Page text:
Clearly, a very thoughtful young man. There have been allegations that staff (I simply can’t believe that teachers would do this) bullied and insulted students who were unwilling to take part in the trial. It seems the P&C group wanted to introduce biometric identification rather than the Department of Education. Hello parents and citizens: are you well-informed enough about the dangers of biometric identification before you happily give consent to your kid being bar-coded, finger swiped and all? If not, read this blog under the categories of biometric identification, surveillance, RFID and privacy!!

Thankfully, the Department of Education has called a halt to this stupidity and is now reviewing just how thoroughly (or not) the school consulted its students and their parents before scaring the hell out of them. Shame on my old high school!

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Entry filed under: Biometric identification, Schools and schoolchildren.

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9 Comments Add your own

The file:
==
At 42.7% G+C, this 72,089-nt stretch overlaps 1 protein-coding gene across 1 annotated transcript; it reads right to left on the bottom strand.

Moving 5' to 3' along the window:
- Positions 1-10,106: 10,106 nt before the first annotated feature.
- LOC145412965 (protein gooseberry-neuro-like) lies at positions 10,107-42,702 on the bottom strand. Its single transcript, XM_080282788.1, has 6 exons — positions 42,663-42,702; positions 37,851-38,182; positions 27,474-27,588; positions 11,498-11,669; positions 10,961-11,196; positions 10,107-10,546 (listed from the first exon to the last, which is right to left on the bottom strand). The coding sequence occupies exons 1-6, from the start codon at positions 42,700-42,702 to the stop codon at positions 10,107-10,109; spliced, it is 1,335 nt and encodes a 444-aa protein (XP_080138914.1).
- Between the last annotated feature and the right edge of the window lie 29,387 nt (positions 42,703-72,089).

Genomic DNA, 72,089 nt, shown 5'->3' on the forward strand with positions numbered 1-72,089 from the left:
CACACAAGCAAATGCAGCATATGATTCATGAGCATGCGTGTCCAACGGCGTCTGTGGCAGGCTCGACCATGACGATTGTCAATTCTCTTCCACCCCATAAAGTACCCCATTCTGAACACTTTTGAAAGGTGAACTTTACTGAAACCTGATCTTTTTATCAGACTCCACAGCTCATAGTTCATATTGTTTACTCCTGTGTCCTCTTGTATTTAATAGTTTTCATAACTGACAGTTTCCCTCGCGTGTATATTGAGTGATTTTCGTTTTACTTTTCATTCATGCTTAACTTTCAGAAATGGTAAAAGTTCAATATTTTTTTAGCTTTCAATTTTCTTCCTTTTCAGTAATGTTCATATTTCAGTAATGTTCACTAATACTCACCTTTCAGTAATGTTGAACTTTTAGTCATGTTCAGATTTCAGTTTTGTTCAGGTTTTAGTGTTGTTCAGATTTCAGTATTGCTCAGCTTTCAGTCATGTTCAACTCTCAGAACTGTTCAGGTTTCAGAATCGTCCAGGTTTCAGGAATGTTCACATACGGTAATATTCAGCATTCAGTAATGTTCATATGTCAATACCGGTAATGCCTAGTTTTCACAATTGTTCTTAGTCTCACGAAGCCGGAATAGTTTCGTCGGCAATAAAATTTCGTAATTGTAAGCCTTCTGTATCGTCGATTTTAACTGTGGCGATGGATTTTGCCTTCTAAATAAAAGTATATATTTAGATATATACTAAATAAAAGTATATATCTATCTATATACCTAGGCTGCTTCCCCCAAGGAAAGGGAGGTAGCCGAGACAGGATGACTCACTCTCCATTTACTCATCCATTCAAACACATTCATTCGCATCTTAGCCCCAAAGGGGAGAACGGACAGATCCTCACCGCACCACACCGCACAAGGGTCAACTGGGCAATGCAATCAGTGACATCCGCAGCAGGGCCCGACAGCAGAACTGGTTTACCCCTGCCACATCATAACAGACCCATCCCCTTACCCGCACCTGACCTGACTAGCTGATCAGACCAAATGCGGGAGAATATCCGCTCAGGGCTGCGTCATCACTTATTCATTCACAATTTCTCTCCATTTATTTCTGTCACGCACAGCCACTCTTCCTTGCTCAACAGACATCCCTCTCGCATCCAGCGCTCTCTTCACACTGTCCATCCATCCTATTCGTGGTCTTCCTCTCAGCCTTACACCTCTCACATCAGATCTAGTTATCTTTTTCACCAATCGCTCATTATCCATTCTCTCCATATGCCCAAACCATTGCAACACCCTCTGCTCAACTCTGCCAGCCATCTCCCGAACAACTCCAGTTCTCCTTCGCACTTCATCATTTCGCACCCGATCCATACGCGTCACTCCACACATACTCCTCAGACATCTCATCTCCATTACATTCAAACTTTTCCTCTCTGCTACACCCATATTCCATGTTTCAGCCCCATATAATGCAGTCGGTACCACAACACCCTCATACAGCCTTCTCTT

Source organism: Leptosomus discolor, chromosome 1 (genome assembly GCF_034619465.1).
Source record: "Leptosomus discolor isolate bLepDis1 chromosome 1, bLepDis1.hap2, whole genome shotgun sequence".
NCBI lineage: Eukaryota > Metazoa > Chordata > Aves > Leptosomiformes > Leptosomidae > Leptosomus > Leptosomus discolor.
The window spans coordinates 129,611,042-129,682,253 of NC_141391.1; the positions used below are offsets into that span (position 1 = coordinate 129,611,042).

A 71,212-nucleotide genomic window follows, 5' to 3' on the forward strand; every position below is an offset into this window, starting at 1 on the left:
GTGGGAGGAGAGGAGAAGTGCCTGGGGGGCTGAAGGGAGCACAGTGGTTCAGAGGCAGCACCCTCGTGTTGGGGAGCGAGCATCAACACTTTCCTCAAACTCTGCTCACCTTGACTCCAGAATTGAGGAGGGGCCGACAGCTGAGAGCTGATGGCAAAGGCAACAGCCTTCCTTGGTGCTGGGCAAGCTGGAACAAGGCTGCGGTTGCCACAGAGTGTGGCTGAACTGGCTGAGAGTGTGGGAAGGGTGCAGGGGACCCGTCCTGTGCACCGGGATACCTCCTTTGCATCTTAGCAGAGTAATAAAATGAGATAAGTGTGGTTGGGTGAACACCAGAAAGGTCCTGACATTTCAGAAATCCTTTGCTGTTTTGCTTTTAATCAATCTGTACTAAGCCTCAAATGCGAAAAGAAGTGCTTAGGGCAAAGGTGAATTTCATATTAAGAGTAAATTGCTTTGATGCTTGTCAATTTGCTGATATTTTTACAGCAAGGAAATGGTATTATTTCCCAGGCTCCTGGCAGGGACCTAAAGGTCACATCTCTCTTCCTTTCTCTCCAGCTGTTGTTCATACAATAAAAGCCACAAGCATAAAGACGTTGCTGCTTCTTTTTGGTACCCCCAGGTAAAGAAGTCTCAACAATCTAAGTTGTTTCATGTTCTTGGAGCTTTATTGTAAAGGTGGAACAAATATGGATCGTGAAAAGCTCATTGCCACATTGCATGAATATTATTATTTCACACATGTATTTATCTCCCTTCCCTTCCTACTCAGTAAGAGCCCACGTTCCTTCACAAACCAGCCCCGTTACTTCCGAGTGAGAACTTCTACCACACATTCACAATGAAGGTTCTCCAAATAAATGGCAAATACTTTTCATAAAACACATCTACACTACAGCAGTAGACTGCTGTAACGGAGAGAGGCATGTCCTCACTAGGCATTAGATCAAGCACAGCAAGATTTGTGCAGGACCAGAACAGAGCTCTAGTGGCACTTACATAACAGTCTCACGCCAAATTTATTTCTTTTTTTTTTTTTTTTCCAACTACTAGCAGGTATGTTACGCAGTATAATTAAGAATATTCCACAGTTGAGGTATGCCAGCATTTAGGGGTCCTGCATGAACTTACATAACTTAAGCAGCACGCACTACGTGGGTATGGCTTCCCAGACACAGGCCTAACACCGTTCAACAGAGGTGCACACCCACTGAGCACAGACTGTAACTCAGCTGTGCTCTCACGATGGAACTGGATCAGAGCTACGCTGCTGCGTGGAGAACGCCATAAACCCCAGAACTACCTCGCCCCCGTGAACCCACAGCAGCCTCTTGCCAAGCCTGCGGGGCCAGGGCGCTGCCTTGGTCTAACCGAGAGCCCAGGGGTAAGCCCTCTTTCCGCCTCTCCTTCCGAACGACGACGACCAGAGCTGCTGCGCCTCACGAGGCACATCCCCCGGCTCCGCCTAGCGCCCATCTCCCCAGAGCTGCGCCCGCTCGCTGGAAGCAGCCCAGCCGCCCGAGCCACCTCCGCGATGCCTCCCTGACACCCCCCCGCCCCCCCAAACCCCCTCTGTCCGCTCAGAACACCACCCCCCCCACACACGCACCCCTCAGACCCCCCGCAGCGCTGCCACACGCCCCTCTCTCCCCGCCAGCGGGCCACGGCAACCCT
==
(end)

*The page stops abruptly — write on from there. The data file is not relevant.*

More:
• 1. Brad Lorge  |  April 12, 2008 at 2:46 am

    Thanks for the kind words Kim! I’d say for the most part KCAHS is still a great school. There have been of late a lot of incidents of poor management but I’m still a happy student. You have a great blog here, definitely subscribing right now.

    Reply
  • 2. Pippa  |  April 12, 2008 at 2:33 pm

    Hi ThinkingShift – Great post – I’ve linked to you form my blog which is specific to biometrics in schools.

    These same techniques have been used here in the UK too. Here it’s used for libraries, canteen and registration. Some children who have objected to have their biometrics used for food are denied use of the canteen.

    My two children were nearly fingerprinted without my knowledge when they were 5 & 6 years old for library use. The school they were at was so small it was a useless waste of money, anyway I spotted the finger scanner in the library and stopped them for being fingerprinted. Scarey to think that schools can do this to children and store their biometric data on a school PC without parents knowledge.

    Let’s face it when schools get broken into it’s not pens and paper that are pinched but computers. My children’s biometrics need to be secure for their lifetime and a school PC is not adequate to store this data (also given our UK apauling track record of data security even if it was secure that’s no guarentee of their identity being compromised).

    But, Brad, well done you for sticking to your principles. It mustn’t have been easy – well done 🙂

    Reply
  • 3. Harry U.K  |  April 12, 2008 at 11:49 pm